The opinion of the court was delivered by: ORLOFSKY
ORLOFSKY, District Judge:
Appellants, Jay M. London, Esq. ("London" or "appellant"), and the law firm of Kimmel & Silverman, P.C. ("K&S" or "appellant"), have filed a motion to amend an Order entered by this Court on August 8, 1996. By its August 8, 1996, Opinion and Order, this court affirmed a decision of the magistrate judge disqualifying London and K&S from further representing plaintiffs in these actions. London and K&S seek certification of this Order for interlocutory appeal pursuant to 28 U.S.C. § 1292(b).
Appellants have also applied to this court for a stay under § 1292(b). Because this court is not of the opinion that an interlocutory appeal of the Order in question is appropriate, appellants' motion will be denied.
Section 1292(b) provides for immediate appeal of interlocutory decisions of the district court under the following circumstances:
When a district judge, in making in a civil action an order not otherwise appealable under this section, shall be of the opinion that such order involves a controlling question of law as to which there is substantial ground for difference of opinion and that an immediate appeal from the order may materially advance the ultimate termination of the litigation, he shall so state in writing in such order. The Court of Appeals which would have jurisdiction of an appeal of such action may thereupon, in its discretion, permit an appeal to be taken from such order, if application is made to it within ten days after the entry of the order: Provided, however, That application for an appeal hereunder shall not stay proceedings in the district court unless the district judge or the Court of Appeals or a judge thereof shall so order.
Interlocutory appeal under § 1292(b) is "used sparingly." 16 Charles A. Wright, et al., Federal Practice and Procedure, § 3929, at 134 (1977). Any appeal under this section is necessarily a deviation from the ordinary policy of avoiding "piecemeal appellate review of trial court decisions which do not terminate the litigation." United States v. Hollywood Motor Car Co., 458 U.S. 263, 265, 73 L. Ed. 2d 754, 102 S. Ct. 3081 (1982).
In order to merit interlocutory review, therefore, a movant must point to: (1) a controlling question of law, (2) about which there is substantial ground for difference of opinion, the immediate resolution of which by the appeals court will (3) materially advance the ultimate termination of the litigation. In evaluating these factors, "the court must remember that . . . [a] motion should not be granted merely because a party disagrees with the ruling of the district judge." Max Daetwyler Corp. v. Meyer, 575 F. Supp. 280, 282 (E.D. Pa. 1983); see also United States v. Grand Trunk Western R.R., 95 F.R.D. 463, 471 (W.D. Mich. 1981) (denying certification because the moving party "merely questions the correctness" of the court's ruling).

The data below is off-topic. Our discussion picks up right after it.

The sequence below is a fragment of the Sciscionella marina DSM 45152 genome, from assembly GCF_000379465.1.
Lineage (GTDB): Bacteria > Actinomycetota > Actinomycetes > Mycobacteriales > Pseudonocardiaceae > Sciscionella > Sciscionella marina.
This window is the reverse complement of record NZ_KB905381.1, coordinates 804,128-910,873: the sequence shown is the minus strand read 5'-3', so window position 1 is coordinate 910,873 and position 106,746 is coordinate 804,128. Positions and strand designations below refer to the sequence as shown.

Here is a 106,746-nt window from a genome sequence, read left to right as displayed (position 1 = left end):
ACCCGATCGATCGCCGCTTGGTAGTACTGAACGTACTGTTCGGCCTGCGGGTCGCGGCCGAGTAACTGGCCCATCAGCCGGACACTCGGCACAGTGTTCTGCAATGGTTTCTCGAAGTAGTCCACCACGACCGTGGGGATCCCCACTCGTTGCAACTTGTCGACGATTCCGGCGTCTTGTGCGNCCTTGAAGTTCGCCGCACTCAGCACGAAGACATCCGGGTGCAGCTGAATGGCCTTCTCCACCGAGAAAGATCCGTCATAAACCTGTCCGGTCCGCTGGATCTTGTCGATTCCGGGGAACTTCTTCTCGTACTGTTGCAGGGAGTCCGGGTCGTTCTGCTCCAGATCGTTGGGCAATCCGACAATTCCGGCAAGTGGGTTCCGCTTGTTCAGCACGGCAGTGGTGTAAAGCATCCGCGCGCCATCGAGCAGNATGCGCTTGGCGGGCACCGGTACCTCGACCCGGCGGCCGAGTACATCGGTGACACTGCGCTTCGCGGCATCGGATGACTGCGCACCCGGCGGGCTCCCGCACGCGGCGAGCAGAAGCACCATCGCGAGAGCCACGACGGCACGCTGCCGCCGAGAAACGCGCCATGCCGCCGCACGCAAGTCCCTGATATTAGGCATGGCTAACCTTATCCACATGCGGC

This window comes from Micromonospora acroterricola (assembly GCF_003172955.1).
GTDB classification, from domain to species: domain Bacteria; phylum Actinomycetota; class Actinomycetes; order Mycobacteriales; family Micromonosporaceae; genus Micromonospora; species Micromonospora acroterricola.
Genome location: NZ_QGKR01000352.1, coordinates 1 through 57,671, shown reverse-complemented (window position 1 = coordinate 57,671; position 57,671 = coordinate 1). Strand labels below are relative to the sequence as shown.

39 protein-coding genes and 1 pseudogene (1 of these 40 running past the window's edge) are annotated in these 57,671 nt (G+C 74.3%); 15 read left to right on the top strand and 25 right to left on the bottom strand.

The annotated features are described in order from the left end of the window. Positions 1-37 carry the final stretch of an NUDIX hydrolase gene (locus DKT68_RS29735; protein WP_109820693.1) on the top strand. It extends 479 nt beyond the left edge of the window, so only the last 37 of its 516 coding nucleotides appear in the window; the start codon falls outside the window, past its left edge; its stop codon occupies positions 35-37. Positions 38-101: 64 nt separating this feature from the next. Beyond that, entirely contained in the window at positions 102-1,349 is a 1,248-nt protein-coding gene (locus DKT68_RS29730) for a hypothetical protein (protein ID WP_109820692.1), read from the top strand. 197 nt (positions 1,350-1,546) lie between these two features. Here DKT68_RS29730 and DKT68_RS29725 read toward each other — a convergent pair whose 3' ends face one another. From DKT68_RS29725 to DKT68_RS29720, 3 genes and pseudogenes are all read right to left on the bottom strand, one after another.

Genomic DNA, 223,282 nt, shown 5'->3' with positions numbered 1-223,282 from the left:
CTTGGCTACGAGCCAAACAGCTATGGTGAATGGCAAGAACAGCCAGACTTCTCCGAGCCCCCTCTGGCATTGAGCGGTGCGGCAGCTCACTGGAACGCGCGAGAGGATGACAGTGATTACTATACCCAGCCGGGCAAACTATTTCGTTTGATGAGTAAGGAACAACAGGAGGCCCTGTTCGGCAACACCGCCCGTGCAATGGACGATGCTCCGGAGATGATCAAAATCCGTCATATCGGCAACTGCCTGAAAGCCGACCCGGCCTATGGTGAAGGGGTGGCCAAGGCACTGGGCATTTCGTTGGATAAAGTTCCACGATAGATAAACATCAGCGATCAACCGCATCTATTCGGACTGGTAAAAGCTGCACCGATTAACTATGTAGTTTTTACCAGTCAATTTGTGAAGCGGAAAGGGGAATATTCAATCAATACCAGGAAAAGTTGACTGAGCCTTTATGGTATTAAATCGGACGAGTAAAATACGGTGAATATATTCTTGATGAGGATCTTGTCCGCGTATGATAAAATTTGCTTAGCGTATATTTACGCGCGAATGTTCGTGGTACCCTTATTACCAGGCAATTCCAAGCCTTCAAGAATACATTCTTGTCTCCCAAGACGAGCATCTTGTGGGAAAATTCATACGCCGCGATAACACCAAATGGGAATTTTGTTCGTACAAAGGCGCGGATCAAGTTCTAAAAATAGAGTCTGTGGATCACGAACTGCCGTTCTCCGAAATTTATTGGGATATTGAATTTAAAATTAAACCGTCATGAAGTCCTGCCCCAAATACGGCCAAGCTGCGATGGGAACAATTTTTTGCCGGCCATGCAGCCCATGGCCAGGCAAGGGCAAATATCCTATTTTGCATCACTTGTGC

A question is "controlling" if its incorrect disposition would require reversal of the final judgment. Katz v. Carte Blanche Corp., 496 F.2d 747, 755 (3d Cir. 1974). It is not altogether clear that an order disqualifying counsel, if held to be error on an appeal from an adverse verdict, would require a new trial. Even if reversal would be required, however, this would satisfy only the first prong of the § 1292(b) test.
As noted, a party's mere disagreement with the district court's ruling does not constitute a "substantial ground for difference of opinion" within the meaning of § 1292(b). Rather, the "difference of opinion" must arise out of genuine doubt as to the correct legal standard. Indeed, one court in this Circuit refused to certify a previously undecided issue of law because it found the statutory language to be clear, even in the face of a squarely contradictory ruling on the same issue from another district court. See Singh v. Daimler-Benz, AG, 800 F. Supp. 260 (E.D. Pa. 1992) (holding that the amendment to the diversity jurisdiction statute which defined a permanent resident alien as a citizen for diversity purposes gave the federal court subject matter jurisdiction over a case brought by a permanent resident alien against a nonresident alien).
Furthermore, Judge Newcomer explained that an interlocutory appeal in Singh would only materially advance the ultimate termination of the litigation "if the Third Circuit concludes that this court does not have jurisdiction over this case, [but] if the Third Circuit finds that this court does in fact have jurisdiction, the litigation will not be advanced, but will instead will be considerably delayed." Id. at 263.
Judge Newcomer was prescient. On appeal from the final judgment in Singh, the Third Circuit affirmed the district court, holding that the diversity jurisdiction statute, as amended, gives federal courts subject matter jurisdiction over cases brought by permanent resident aliens against alien defendants. Singh v. Daimler-Benz, AG, 9 F.3d 303 (3d ...